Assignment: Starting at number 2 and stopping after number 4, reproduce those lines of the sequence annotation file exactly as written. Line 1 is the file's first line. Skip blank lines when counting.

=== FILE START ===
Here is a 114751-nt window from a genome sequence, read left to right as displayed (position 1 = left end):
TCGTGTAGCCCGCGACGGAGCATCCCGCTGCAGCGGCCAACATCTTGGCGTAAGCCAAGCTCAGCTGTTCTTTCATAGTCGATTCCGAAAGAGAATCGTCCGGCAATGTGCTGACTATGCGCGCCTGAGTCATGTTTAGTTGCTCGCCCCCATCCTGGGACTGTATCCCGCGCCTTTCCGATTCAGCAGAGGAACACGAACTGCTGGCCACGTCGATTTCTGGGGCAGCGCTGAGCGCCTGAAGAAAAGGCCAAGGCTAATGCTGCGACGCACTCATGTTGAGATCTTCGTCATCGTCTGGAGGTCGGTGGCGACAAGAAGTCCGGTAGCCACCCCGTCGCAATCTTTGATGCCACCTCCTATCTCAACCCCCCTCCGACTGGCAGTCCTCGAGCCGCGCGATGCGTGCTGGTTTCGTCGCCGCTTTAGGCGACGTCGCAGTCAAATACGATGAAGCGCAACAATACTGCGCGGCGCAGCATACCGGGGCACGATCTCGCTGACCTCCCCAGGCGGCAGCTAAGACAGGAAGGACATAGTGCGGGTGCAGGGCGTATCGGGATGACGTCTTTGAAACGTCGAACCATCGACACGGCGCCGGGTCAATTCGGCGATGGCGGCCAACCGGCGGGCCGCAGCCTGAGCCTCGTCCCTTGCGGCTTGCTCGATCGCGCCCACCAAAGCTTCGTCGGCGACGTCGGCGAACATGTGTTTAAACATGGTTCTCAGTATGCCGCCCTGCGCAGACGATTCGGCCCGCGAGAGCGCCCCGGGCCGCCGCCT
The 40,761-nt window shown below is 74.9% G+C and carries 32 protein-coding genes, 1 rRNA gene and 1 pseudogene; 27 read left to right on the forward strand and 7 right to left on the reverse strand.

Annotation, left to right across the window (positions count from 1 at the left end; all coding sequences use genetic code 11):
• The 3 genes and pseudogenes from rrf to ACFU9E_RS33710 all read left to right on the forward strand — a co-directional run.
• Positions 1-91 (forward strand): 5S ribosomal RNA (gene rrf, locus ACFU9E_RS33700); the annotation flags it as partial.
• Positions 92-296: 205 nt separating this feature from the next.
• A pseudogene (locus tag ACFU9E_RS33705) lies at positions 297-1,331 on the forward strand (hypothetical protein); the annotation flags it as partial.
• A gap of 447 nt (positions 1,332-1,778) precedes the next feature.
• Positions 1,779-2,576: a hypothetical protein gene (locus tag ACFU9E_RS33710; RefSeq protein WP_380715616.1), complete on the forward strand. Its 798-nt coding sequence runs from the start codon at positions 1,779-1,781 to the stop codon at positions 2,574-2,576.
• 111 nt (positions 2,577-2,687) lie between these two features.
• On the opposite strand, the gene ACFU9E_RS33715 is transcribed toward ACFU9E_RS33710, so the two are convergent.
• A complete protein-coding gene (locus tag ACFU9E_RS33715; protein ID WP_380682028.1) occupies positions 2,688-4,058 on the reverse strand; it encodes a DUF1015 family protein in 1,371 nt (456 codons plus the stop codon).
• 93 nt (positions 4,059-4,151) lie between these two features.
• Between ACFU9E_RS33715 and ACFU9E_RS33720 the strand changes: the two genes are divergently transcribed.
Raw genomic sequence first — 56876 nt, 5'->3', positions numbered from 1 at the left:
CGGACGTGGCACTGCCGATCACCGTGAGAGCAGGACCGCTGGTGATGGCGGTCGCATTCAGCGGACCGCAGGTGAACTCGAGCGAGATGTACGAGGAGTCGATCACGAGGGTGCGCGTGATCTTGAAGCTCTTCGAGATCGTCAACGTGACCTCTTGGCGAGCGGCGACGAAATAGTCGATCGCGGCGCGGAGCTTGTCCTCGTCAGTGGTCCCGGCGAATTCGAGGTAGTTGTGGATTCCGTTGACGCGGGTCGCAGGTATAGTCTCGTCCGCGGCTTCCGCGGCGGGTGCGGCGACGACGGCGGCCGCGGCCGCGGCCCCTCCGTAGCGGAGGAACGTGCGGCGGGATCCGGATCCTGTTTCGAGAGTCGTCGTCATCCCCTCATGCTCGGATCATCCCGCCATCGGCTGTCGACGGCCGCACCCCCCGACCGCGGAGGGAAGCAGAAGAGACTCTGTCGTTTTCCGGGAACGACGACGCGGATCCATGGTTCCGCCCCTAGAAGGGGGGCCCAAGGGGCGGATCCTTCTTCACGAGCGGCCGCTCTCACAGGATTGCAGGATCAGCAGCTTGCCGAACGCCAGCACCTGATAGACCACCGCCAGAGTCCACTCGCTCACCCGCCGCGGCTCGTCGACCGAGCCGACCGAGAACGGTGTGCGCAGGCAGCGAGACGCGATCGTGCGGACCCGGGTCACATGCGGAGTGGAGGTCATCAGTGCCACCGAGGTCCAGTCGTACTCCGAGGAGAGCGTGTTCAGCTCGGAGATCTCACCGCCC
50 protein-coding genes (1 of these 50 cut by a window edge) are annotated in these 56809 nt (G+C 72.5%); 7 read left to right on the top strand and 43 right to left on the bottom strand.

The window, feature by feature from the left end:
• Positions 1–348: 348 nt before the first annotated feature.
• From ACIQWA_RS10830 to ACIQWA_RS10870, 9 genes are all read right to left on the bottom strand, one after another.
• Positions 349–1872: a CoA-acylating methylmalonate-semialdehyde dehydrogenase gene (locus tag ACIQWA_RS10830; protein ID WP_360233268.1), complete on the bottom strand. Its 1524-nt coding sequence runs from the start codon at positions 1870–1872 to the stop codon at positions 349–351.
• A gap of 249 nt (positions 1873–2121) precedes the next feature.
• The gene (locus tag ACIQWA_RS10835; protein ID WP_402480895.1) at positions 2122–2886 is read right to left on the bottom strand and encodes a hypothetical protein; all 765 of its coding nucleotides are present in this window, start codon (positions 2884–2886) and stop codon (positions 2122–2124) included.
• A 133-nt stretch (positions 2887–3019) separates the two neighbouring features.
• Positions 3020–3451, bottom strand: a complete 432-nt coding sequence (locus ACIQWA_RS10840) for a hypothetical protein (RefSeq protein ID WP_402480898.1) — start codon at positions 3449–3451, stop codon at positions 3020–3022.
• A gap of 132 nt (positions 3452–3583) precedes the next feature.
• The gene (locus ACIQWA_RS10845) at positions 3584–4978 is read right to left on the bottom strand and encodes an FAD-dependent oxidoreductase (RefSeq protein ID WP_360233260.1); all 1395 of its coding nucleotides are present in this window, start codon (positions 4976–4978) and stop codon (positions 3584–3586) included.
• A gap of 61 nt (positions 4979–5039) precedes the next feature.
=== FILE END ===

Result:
TCGTGTAGCCCGCGACGGAGCATCCCGCTGCAGCGGCCAACATCTTGGCGTAAGCCAAGCTCAGCTGTTCTTTCATAGTCGATTCCGAAAGAGAATCGTCCGGCAATGTGCTGACTATGCGCGCCTGAGTCATGTTTAGTTGCTCGCCCCCATCCTGGGACTGTATCCCGCGCCTTTCCGATTCAGCAGAGGAACACGAACTGCTGGCCACGTCGATTTCTGGGGCAGCGCTGAGCGCCTGAAGAAAAGGCCAAGGCTAATGCTGCGACGCACTCATGTTGAGATCTTCGTCATCGTCTGGAGGTCGGTGGCGACAAGAAGTCCGGTAGCCACCCCGTCGCAATCTTTGATGCCACCTCCTATCTCAACCCCCCTCCGACTGGCAGTCCTCGAGCCGCGCGATGCGTGCTGGTTTCGTCGCCGCTTTAGGCGACGTCGCAGTCAAATACGATGAAGCGCAACAATACTGCGCGGCGCAGCATACCGGGGCACGATCTCGCTGACCTCCCCAGGCGGCAGCTAAGACAGGAAGGACATAGTGCGGGTGCAGGGCGTATCGGGATGACGTCTTTGAAACGTCGAACCATCGACACGGCGCCGGGTCAATTCGGCGATGGCGGCCAACCGGCGGGCCGCAGCCTGAGCCTCGTCCCTTGCGGCTTGCTCGATCGCGCCCACCAAAGCTTCGTCGGCGACGTCGGCGAACATGTGTTTAAACATGGTTCTCAGTATGCCGCCCTGCGCAGACGATTCGGCCCGCGAGAGCGCCCCGGGCCGCCGCCT
The 40,761-nt window shown below is 74.9% G+C and carries 32 protein-coding genes, 1 rRNA gene and 1 pseudogene; 27 read left to right on the forward strand and 7 right to left on the reverse strand.

Annotation, left to right across the window (positions count from 1 at the left end; all coding sequences use genetic code 11):